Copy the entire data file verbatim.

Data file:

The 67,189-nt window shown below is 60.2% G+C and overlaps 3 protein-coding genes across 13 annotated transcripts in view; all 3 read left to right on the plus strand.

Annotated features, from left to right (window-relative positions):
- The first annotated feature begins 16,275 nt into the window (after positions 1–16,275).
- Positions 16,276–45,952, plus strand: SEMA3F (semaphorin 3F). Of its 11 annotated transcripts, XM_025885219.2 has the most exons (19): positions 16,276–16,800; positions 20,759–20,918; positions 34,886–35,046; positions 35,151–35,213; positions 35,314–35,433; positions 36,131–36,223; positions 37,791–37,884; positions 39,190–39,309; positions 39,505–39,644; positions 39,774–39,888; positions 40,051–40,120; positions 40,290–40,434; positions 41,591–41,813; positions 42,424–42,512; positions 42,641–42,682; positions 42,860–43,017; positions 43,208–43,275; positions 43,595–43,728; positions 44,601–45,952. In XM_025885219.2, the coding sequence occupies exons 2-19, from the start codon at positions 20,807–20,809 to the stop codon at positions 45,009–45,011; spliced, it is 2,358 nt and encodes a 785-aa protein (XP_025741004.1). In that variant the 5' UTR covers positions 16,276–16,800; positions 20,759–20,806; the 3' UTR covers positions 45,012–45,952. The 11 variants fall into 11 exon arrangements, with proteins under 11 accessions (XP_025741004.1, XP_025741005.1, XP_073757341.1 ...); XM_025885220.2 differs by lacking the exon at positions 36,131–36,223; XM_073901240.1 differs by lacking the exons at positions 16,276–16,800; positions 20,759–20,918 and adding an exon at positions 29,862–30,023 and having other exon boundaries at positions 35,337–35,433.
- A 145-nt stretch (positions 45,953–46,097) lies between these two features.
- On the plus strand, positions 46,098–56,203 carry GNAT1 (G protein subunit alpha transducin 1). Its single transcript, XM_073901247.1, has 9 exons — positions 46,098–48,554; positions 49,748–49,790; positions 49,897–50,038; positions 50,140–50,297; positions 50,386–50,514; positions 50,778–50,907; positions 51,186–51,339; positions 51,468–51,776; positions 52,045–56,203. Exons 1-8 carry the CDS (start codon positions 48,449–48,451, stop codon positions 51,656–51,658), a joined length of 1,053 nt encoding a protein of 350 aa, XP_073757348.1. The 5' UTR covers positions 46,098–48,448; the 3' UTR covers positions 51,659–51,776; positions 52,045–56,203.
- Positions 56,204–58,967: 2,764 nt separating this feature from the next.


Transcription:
The 67,189-nt window shown below is 60.2% G+C and overlaps 3 protein-coding genes across 13 annotated transcripts in view; all 3 read left to right on the plus strand.

Annotated features, from left to right (window-relative positions):
- The first annotated feature begins 16,275 nt into the window (after positions 1–16,275).
- Positions 16,276–45,952, plus strand: SEMA3F (semaphorin 3F). Of its 11 annotated transcripts, XM_025885219.2 has the most exons (19): positions 16,276–16,800; positions 20,759–20,918; positions 34,886–35,046; positions 35,151–35,213; positions 35,314–35,433; positions 36,131–36,223; positions 37,791–37,884; positions 39,190–39,309; positions 39,505–39,644; positions 39,774–39,888; positions 40,051–40,120; positions 40,290–40,434; positions 41,591–41,813; positions 42,424–42,512; positions 42,641–42,682; positions 42,860–43,017; positions 43,208–43,275; positions 43,595–43,728; positions 44,601–45,952. In XM_025885219.2, the coding sequence occupies exons 2-19, from the start codon at positions 20,807–20,809 to the stop codon at positions 45,009–45,011; spliced, it is 2,358 nt and encodes a 785-aa protein (XP_025741004.1). In that variant the 5' UTR covers positions 16,276–16,800; positions 20,759–20,806; the 3' UTR covers positions 45,012–45,952. The 11 variants fall into 11 exon arrangements, with proteins under 11 accessions (XP_025741004.1, XP_025741005.1, XP_073757341.1 ...); XM_025885220.2 differs by lacking the exon at positions 36,131–36,223; XM_073901240.1 differs by lacking the exons at positions 16,276–16,800; positions 20,759–20,918 and adding an exon at positions 29,862–30,023 and having other exon boundaries at positions 35,337–35,433.
- A 145-nt stretch (positions 45,953–46,097) lies between these two features.
- On the plus strand, positions 46,098–56,203 carry GNAT1 (G protein subunit alpha transducin 1). Its single transcript, XM_073901247.1, has 9 exons — positions 46,098–48,554; positions 49,748–49,790; positions 49,897–50,038; positions 50,140–50,297; positions 50,386–50,514; positions 50,778–50,907; positions 51,186–51,339; positions 51,468–51,776; positions 52,045–56,203. Exons 1-8 carry the CDS (start codon positions 48,449–48,451, stop codon positions 51,656–51,658), a joined length of 1,053 nt encoding a protein of 350 aa, XP_073757348.1. The 5' UTR covers positions 46,098–48,448; the 3' UTR covers positions 51,659–51,776; positions 52,045–56,203.
- Positions 56,204–58,967: 2,764 nt separating this feature from the next.